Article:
^{2}+b(log(t))+c, where a, b, and c are the polynomial coefficients that are determined based on the converted data points, and s(t) is the calculated sensor output at a particular time t. In this way, a sample analysis system may no longer need to wait the entire duration of the sensor end point response time to analyze a sample and provide a determination of the concentration of the analyte measured by the sensor in the sample. Moreover, by reducing the sensor response time, and therefore, the sample exposure time, the sensor recovery time, which is the time the sensor takes to recover is also reduced, allowing for greater throughput.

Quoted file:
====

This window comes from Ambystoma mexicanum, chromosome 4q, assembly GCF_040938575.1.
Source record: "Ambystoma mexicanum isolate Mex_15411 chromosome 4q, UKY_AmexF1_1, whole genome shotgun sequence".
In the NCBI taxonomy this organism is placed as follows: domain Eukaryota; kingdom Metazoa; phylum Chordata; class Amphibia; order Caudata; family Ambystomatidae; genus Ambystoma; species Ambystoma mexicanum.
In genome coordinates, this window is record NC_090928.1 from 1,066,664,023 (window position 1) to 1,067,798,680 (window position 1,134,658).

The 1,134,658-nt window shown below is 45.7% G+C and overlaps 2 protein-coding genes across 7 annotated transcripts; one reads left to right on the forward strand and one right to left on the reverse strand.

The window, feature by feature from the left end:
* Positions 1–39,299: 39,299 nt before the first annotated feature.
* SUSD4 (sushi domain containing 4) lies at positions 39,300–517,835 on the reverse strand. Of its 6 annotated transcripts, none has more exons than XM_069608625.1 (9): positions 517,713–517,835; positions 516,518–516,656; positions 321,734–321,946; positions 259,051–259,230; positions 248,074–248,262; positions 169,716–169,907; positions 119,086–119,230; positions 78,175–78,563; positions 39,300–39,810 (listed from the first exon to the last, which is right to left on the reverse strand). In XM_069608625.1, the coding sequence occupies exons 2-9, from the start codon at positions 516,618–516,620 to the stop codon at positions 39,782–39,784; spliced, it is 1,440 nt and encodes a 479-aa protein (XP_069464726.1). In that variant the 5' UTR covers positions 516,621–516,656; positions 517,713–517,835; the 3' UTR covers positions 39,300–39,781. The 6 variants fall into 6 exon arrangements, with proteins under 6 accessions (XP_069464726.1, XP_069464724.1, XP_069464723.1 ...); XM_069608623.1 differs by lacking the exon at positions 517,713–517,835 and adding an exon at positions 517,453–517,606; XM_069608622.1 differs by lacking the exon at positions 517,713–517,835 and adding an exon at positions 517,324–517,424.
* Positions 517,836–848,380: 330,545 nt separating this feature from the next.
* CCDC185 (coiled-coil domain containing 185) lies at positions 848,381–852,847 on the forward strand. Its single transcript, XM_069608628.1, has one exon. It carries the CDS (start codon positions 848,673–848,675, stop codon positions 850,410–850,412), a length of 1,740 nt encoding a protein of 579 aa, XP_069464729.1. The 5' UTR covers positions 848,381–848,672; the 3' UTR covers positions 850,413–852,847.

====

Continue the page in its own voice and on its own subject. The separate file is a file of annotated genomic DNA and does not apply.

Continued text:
**[0017]**The present invention will be more completely understood through the following description, which should be read in conjunction with the attached drawings. In this description, like numbers refer to similar elements within various embodiments of the present invention. Within this description, the claimed invention will be explained with respect to embodiments. The skilled artisan will readily appreciate that the methods and systems described herein are merely exemplary and that variations can be made without departing from the spirit and scope of the invention.